Having a partner in retirement planning can make your job a lot easier. You have someone to split the savings burden and to help pick up the slack if you’re not able to save as much as you’d like in a given month. But there are also some added challenges to retirement planning as a team. Here are three steps all married couples need to take to help things go as smoothly as possible.
1. Know how each of you wants to spend retirement
Understanding how you plan to spend retirement is key to knowing how much you need to save, and unless you talk about it, you don’t know what your partner is thinking. Set aside some time to talk about the retirement you envision, including trips you’d like to take, big-ticket purchases you want to make, and where you plan to live. You should also decide whether either of you plans to work in retirement. If you disagree on anything, try to come to a compromise.
The next step is to determine the budget for your ideal retirement. Using the goals you outlined and your current budget as a baseline, figure out how much you need to save annually in order to cover all your expenses. A retirement calculator will help with this.
And make sure you check in with each other at least once per year or whenever your goals for retirement change so you can adjust your budget and savings plan accordingly.
2. Know when each person will claim Social Security
Choosing your Social Security starting ages can strategically help you squeeze more money out of the program. You can technically sign up for Social Security at any point after you turn 62, but you must wait until your full retirement age (FRA) to claim the full benefit you’re entitled to based on your work history. This is somewhere between 66 and 67 for today’s workers.
Every month in which you receive benefits before your FRA, your check will shrink. Those who start right away at 62 only get 70% of their full benefit if their FRA is 67 or 75% if their FRA is 66. Delaying slowly increases your checks over time until you reach your maximum benefit at 70. That’s 124% of your full benefit per check if your FRA is 67 or 132% if your FRA is 66.
Each person may claim benefits on their own work record if they qualify, but married couples may also be eligible for a spousal benefit. This is up to 50% of your spouse’s benefit at their FRA. The Social Security Administration automatically gives you the higher of your own or your spousal benefit, but you can’t claim a spousal benefit until your spouse signs up.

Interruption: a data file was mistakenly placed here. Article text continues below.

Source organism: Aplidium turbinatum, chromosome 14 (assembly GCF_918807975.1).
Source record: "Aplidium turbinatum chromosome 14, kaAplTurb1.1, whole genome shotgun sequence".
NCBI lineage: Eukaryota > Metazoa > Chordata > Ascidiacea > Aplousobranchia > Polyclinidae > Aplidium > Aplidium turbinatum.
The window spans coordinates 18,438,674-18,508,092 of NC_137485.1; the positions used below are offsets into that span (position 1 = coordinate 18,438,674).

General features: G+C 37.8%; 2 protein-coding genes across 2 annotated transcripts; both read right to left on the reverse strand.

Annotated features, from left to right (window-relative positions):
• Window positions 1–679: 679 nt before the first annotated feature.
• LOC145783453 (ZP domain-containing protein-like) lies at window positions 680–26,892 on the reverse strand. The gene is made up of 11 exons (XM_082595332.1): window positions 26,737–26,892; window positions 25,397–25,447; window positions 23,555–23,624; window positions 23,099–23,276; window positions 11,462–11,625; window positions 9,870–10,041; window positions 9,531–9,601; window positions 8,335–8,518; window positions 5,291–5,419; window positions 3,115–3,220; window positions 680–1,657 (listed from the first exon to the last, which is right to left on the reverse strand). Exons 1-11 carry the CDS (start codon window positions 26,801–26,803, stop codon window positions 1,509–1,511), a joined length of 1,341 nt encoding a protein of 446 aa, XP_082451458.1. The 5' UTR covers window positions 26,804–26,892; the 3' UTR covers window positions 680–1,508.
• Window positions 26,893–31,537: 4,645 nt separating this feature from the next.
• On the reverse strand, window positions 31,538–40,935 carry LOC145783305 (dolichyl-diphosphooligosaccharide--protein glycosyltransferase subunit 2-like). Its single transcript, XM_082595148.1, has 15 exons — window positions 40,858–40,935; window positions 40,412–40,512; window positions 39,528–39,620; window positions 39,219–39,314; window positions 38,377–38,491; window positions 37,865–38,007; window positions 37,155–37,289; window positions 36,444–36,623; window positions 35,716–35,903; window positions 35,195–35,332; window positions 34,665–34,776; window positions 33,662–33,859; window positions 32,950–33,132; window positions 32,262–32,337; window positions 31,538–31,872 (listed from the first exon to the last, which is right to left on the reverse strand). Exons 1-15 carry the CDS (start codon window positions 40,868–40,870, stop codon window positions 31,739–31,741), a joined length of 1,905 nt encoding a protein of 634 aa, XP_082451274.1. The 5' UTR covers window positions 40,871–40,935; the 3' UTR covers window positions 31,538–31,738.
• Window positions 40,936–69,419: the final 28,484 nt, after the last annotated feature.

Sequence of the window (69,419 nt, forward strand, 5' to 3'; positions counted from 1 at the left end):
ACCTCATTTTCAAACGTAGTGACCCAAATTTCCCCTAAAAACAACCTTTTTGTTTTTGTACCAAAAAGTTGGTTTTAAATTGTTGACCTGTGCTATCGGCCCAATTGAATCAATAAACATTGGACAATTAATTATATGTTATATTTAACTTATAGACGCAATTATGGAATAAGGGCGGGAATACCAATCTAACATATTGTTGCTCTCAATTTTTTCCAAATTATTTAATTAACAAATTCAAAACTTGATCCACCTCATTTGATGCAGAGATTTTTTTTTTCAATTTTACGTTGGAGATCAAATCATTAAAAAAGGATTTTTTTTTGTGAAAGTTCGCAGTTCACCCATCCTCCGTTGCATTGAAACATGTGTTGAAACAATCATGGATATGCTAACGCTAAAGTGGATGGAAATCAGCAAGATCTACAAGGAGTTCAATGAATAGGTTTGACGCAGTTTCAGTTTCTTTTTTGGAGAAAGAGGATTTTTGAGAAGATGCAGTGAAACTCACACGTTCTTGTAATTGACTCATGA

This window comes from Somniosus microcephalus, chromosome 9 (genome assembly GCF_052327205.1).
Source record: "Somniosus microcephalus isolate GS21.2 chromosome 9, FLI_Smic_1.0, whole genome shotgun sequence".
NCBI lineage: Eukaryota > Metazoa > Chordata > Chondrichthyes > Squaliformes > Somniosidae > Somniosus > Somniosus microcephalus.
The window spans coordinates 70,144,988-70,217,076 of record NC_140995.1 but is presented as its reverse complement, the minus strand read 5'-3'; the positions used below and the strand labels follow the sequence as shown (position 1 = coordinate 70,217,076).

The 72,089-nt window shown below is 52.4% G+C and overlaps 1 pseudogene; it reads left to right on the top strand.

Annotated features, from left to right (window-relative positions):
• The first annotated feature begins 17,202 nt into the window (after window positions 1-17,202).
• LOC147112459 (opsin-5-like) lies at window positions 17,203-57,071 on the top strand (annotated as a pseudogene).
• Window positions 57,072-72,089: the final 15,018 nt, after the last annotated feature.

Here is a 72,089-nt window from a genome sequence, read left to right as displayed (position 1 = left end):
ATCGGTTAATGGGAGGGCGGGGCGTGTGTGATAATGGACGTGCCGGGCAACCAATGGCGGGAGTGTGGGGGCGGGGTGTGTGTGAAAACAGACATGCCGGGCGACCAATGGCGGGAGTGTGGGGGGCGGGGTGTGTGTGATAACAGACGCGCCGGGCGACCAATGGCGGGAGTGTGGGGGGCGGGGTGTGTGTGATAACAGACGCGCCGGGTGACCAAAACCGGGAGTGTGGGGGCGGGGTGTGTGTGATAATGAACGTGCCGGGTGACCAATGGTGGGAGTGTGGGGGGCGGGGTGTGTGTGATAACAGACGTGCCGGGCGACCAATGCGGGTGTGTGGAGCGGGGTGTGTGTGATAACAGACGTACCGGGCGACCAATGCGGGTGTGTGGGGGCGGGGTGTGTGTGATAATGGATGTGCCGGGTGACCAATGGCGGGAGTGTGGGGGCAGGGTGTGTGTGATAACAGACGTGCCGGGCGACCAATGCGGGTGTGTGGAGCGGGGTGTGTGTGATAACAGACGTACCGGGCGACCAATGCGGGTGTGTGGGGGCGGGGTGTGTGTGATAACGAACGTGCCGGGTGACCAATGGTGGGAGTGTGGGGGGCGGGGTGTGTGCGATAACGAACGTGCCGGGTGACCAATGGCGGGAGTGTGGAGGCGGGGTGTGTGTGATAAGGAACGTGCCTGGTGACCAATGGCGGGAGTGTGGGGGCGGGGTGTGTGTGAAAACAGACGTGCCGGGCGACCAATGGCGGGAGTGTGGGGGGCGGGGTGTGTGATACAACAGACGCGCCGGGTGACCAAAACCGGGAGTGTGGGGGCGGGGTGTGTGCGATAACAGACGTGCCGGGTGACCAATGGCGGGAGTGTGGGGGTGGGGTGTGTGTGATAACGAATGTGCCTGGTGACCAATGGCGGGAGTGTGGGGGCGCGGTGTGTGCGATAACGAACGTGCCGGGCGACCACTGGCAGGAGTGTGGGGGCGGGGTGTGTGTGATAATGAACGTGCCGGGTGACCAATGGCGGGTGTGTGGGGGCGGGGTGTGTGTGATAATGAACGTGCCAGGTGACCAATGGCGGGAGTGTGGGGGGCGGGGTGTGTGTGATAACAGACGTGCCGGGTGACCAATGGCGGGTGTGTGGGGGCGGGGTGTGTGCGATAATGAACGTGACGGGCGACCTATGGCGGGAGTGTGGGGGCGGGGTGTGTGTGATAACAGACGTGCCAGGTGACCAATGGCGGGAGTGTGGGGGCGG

The right claiming strategy depends on each person’s income during their working years and their life expectancy. When both people earned similar amounts, it’s usually best for both to delay benefits as long as possible, unless one or both don’t expect to live long.
When one person has significantly outearned the other, it’s more important for the higher earner to delay. The lower earner might choose to sign up early to help the couple out financially. Then, when the higher earner signs up for benefits, the Social Security Administration will automatically switch the lower earner to a spousal benefit if it’s worth more than what they’re already getting.
You can estimate your Social Security benefits at various ages by creating a my Social Security account. Use this information to decide when each person will sign up for benefits, and keep this in mind when deciding how much each person will save each month.
3. Decide how much each person will save monthly
Once you have an idea of how much you should save in total each month, you have to decide on a fair way to break it down. If both couples earn similar amounts, it might be easiest to split it 50/50. Or if there’s an income disparity, you could try a proportional approach.
For example, if one person earns twice as much as the other, the higher earner could contribute two-thirds of the total savings goal each month, and the lower-earner could save one-third. If one person gets a raise or loses their job, you can reevaluate and adjust your savings goals as necessary.
The key through all of this is communication. Ensuring you’re on the same page as your partner will help you avoid financial surprises in retirement. If you’re not comfortable with something or you’re not clear on part of your retirement plan, talk to your partner. It’ll only take you a few minutes and can save you a lot of headaches down the road.
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